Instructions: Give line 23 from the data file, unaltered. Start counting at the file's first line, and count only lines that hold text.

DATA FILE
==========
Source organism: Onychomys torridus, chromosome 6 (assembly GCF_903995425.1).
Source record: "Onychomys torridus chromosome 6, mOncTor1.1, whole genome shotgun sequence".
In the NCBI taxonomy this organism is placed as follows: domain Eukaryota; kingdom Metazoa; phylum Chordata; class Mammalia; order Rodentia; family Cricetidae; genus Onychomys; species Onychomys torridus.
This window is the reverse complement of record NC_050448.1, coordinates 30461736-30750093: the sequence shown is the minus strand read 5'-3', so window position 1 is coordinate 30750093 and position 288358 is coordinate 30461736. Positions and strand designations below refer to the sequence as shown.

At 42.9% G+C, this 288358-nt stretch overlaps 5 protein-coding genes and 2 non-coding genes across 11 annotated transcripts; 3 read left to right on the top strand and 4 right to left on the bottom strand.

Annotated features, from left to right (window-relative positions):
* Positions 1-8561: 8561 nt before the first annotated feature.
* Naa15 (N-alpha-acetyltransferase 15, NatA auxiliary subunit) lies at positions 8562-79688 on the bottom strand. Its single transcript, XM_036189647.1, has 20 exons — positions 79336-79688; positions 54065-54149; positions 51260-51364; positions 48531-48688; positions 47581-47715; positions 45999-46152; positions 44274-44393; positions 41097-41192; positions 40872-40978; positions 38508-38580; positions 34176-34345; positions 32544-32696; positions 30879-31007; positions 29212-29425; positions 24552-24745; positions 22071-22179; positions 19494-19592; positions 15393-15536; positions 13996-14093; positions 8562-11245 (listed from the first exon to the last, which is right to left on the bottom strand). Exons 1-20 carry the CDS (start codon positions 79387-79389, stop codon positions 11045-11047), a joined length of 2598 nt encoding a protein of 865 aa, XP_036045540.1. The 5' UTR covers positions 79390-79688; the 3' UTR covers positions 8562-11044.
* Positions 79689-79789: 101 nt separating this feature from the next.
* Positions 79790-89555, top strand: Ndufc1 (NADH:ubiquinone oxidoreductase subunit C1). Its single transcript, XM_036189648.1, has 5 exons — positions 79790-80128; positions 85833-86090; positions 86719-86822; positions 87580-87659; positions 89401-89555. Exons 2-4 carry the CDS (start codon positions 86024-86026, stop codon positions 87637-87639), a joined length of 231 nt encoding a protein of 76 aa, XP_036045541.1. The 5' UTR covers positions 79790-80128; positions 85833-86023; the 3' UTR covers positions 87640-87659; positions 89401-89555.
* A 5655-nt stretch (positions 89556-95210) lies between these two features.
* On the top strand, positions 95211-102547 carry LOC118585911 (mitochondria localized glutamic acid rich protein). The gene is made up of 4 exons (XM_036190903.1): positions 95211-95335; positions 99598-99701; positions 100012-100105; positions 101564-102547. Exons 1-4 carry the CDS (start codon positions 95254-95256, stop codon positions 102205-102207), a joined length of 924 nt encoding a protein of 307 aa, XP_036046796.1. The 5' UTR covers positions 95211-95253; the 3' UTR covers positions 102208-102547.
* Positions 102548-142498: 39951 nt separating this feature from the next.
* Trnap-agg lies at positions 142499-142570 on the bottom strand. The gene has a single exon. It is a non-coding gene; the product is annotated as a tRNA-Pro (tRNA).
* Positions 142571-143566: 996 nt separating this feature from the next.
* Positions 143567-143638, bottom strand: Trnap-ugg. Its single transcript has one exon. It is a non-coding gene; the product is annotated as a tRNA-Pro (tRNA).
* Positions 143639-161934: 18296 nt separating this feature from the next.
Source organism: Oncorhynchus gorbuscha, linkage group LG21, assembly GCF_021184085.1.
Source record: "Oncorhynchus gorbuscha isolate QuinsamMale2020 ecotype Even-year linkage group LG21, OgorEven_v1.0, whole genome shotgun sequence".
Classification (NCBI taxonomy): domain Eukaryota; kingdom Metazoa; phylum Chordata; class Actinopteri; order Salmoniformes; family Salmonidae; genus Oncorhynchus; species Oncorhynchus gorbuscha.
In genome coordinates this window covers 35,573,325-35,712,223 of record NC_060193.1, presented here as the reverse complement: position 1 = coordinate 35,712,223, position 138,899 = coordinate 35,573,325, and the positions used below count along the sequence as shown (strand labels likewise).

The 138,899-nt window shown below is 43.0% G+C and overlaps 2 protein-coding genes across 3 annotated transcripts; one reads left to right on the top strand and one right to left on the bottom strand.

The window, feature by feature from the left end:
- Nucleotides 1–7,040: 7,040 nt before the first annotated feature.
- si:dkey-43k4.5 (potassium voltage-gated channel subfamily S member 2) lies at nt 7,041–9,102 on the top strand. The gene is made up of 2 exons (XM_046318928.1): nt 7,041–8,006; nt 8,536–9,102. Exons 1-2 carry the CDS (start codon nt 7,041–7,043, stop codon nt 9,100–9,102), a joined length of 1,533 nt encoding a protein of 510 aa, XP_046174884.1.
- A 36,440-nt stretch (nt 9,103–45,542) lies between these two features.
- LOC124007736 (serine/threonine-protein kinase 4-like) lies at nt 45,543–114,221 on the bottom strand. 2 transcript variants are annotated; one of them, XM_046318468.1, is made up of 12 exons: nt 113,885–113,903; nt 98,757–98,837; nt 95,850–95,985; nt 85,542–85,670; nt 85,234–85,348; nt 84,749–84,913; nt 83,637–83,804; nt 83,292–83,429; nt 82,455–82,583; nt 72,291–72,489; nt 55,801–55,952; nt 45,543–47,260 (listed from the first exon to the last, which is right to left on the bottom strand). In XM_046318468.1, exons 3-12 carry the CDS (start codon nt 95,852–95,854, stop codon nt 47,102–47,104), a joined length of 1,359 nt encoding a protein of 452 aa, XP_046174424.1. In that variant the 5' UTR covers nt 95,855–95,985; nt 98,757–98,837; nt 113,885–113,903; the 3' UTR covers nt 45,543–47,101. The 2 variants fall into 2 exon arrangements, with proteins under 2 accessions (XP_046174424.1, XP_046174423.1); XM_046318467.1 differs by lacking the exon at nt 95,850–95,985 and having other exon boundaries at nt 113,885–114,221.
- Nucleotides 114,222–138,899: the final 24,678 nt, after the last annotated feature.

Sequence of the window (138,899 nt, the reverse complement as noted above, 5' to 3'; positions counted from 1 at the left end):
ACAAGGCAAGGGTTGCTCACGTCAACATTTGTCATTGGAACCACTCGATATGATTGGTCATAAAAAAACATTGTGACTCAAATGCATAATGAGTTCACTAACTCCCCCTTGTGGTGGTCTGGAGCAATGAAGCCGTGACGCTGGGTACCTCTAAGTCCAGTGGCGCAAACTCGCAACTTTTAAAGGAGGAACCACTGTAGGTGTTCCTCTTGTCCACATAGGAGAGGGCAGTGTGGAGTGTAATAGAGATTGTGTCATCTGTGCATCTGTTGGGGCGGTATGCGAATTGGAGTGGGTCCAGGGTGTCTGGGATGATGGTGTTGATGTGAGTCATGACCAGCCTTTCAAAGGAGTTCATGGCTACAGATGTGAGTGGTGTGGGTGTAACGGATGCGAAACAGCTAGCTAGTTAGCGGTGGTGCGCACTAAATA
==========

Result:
The window, feature by feature from the left end: